Scientists in Siberia are seeing trends of more severe and widespread wildfires. By observing and measuring larch forests, they are trying to understand how the forests are changing. What do these trees need to survive? Are they getting what they need? Students will plant lodgepole pine seeds providing some with all the necessary components for survival and others missing one crucial need (water, soil, sunlight).
Timeframe: 3 weeks
Students will conduct an experiment, observing and recording patterns of growth to determine what all plants need to survive.
- Deciduous tree
- Pre-assessment: Give students a piece of paper. Have students draw and label a picture of what plants need to grow big and strong.
- Read “The Tiny Seed” by Eric Carle for enjoyment.
Close read “The Tiny Seed”, ask guiding questions.
a. Did all the seeds turn into flowers?
b. What happened to some of the seeds?
c. What did the seed that turned into the flower have that the other seeds did not?
Watch “How does a seed become a plant?” on Youtube.
- Say, “We are going to conduct an experiment. We are going to give one cup of seeds everything it needs to grow, but we are going to take one thing away from the other seeds.”
- In their science journals, students should divide their page into quadrants.
- Demonstrate a sheet of chart paper on how to divide the page into 4 quadrants.
- Say, “What do you think will happen if a seed gets sunlight, water, and soil?” Give students ample time to draw their predictions in the first quadrant.
- In the next box have students draw what they think a plant will look like with water and soil but no sunlight.
- In the third quadrant have students predict what will happen if the plant has sunlight and soil, but no water.
- In the last quadrant have students predict what will happen if the seed gets sunlight and water, but no soil (sand will be in place of the soil).
- Set up the experiment: as a class plant the same number of seeds in 4 different cups. Label each cup with a picture of the sun, water, and soil.
Cross out the picture of what will be taken away on each cup. Don’t forget to cut small holes into the bottom of each cup and put them in a tin pan to catch water.
- Cup #1 contains 3 seeds, nutrient-rich soil, water, set on the window sill in direct sunlight (do not cross anything off).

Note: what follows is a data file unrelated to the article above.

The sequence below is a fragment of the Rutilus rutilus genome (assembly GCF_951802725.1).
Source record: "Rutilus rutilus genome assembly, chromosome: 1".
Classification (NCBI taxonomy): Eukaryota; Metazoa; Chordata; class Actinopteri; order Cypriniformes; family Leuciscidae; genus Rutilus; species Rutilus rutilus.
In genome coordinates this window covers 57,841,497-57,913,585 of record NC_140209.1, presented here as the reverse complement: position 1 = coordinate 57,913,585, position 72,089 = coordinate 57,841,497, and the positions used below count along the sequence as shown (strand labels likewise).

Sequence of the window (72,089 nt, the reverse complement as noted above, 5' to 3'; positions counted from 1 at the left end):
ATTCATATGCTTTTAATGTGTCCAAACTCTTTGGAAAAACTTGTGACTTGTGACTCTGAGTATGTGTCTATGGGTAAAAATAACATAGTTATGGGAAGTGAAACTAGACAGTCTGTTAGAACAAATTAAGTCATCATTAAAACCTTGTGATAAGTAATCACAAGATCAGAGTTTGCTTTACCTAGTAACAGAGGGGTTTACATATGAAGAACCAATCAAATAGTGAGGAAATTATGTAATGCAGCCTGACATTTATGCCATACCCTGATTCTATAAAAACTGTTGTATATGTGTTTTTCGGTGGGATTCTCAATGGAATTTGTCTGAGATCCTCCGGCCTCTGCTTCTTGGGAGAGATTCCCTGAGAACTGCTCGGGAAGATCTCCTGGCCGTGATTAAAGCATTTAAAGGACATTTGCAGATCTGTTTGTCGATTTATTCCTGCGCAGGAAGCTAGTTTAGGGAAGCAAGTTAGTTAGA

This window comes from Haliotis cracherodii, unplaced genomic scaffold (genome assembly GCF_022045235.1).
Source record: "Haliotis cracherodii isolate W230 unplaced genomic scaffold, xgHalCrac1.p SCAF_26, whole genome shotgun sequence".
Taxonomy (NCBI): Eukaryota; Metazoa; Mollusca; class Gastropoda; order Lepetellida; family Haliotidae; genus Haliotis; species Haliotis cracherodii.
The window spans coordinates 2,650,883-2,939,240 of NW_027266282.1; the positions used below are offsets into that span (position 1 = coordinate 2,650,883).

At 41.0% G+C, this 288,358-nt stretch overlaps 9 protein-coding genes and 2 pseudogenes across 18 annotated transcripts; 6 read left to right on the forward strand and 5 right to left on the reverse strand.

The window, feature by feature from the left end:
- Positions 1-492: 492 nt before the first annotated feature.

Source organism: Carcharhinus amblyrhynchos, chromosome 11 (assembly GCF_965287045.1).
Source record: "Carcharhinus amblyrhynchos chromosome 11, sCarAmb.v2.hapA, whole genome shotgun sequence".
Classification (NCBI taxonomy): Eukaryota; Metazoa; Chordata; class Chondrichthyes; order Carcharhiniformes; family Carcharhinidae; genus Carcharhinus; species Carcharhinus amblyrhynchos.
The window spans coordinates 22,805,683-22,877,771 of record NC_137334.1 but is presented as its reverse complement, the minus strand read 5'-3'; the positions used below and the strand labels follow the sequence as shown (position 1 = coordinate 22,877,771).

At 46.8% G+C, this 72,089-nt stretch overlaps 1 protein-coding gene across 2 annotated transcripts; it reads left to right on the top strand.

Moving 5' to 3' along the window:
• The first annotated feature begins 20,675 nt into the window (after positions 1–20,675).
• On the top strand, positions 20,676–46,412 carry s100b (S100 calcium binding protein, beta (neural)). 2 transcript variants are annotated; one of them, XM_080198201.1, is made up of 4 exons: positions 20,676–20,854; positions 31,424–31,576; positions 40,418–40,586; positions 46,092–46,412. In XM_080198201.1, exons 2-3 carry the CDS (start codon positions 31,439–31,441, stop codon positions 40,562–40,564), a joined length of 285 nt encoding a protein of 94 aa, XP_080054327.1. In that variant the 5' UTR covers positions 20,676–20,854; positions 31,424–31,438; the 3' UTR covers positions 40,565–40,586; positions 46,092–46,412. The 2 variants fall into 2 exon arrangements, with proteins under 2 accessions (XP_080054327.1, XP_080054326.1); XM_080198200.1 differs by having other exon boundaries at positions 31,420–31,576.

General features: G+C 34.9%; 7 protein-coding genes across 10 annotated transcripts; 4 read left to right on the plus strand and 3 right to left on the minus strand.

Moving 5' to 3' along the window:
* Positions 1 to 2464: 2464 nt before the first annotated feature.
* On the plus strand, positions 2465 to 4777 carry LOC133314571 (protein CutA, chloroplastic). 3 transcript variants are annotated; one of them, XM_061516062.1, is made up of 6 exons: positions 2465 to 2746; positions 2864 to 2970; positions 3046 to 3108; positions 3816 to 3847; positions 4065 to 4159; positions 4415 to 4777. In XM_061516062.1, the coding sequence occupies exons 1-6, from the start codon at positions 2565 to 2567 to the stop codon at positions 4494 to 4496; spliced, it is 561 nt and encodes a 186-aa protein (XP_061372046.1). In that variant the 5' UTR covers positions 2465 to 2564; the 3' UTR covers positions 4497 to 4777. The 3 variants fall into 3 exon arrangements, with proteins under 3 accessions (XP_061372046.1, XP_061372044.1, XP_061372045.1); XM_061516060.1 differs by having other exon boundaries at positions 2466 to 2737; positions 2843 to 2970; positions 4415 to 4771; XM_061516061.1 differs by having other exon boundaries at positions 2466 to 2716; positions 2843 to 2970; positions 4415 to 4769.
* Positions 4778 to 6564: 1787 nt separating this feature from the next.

- Cup #2 contains: 3 seeds, nutrient-rich soil, water, but is set in a dark cupboard (cross out the sun).
- Cup #3 contains 3 seeds, nutrient-rich soil, set on the window sill in direct sunlight, but no water (cross out the water droplet).
- Cup #4 contains: 3 seeds, water, set on the windowsill, but is planted in the sand (cross out the soil).
- Every day have students divide a page in their journal into 4 quadrants and visit each cup. Students should draw a picture of what they see including labels such as color and height.
- Have students take pictures as the plants grow.
- After several weeks to one month come back together as a group. Compare data from your predictions page to what actually happened.
- Have a discussion. Ask: “Which seeds grew the best?” “Why?”
Students will draw and label a diagram of a plant demonstrating what plants need to be healthy.
Go into the field and observe/record which seedlings are growing successfully. Are they in a shaded area? Sunny? What does the soil look like?
- Students who struggle with fine motor skills can describe what plants need to grow.
- Students can use manipulatives to model what a plant needs to grow (i.e. create a picture with pattern blocks including the sun, soil, and rain).
This lesson is easily adapted for older students by incorporating more real-world scientific data sets. Students can read about scientific studies conducted in Siberia and analyze/interpret data to see what factors are most effecting larch growth in the Siberian Arctic.
For further background on larch forests of Siberia read:
Amanda Ruland, PolarTREC Educator 2019
Saratoga Elementary/Middle High School
agr5032 [at] gmail.com
K-LS1-1. Use observations to describe patterns of what plants and animals (including humans) need to survive. [Clarification Statement: Examples of patterns could include that animals need to take in food but plants do not; the different kinds of food needed by different types of animals; the requirement of plants to have light; and, that all living things need water.]
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